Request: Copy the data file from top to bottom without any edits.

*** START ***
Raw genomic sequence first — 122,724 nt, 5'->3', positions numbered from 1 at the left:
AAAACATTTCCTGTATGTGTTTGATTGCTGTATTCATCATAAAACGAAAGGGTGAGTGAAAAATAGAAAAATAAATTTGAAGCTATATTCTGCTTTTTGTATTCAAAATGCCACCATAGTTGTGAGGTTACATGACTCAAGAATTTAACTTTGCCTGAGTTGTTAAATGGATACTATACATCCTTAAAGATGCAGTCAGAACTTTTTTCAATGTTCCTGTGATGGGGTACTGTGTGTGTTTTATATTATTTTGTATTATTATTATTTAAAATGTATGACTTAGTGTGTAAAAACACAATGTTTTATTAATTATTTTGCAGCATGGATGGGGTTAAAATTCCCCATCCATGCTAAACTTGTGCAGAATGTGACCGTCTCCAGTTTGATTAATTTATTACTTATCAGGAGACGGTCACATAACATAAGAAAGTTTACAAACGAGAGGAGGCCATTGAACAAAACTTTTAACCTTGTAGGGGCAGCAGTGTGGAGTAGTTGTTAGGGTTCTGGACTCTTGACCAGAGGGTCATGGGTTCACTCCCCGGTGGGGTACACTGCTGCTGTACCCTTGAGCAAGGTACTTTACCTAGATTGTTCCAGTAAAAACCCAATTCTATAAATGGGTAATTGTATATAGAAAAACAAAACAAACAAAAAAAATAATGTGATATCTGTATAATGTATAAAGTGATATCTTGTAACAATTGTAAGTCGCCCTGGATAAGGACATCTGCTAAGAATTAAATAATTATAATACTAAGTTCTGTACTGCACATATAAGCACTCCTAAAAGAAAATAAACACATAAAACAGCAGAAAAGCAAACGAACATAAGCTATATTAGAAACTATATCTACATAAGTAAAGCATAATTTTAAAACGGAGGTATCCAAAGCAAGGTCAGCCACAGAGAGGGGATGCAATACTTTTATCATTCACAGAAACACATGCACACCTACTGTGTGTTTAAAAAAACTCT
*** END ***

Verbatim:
Raw genomic sequence first — 122,724 nt, 5'->3', positions numbered from 1 at the left:
AAAACATTTCCTGTATGTGTTTGATTGCTGTATTCATCATAAAACGAAAGGGTGAGTGAAAAATAGAAAAATAAATTTGAAGCTATATTCTGCTTTTTGTATTCAAAATGCCACCATAGTTGTGAGGTTACATGACTCAAGAATTTAACTTTGCCTGAGTTGTTAAATGGATACTATACATCCTTAAAGATGCAGTCAGAACTTTTTTCAATGTTCCTGTGATGGGGTACTGTGTGTGTTTTATATTATTTTGTATTATTATTATTTAAAATGTATGACTTAGTGTGTAAAAACACAATGTTTTATTAATTATTTTGCAGCATGGATGGGGTTAAAATTCCCCATCCATGCTAAACTTGTGCAGAATGTGACCGTCTCCAGTTTGATTAATTTATTACTTATCAGGAGACGGTCACATAACATAAGAAAGTTTACAAACGAGAGGAGGCCATTGAACAAAACTTTTAACCTTGTAGGGGCAGCAGTGTGGAGTAGTTGTTAGGGTTCTGGACTCTTGACCAGAGGGTCATGGGTTCACTCCCCGGTGGGGTACACTGCTGCTGTACCCTTGAGCAAGGTACTTTACCTAGATTGTTCCAGTAAAAACCCAATTCTATAAATGGGTAATTGTATATAGAAAAACAAAACAAACAAAAAAAATAATGTGATATCTGTATAATGTATAAAGTGATATCTTGTAACAATTGTAAGTCGCCCTGGATAAGGACATCTGCTAAGAATTAAATAATTATAATACTAAGTTCTGTACTGCACATATAAGCACTCCTAAAAGAAAATAAACACATAAAACAGCAGAAAAGCAAACGAACATAAGCTATATTAGAAACTATATCTACATAAGTAAAGCATAATTTTAAAACGGAGGTATCCAAAGCAAGGTCAGCCACAGAGAGGGGATGCAATACTTTTATCATTCACAGAAACACATGCACACCTACTGTGTGTTTAAAAAAACTCT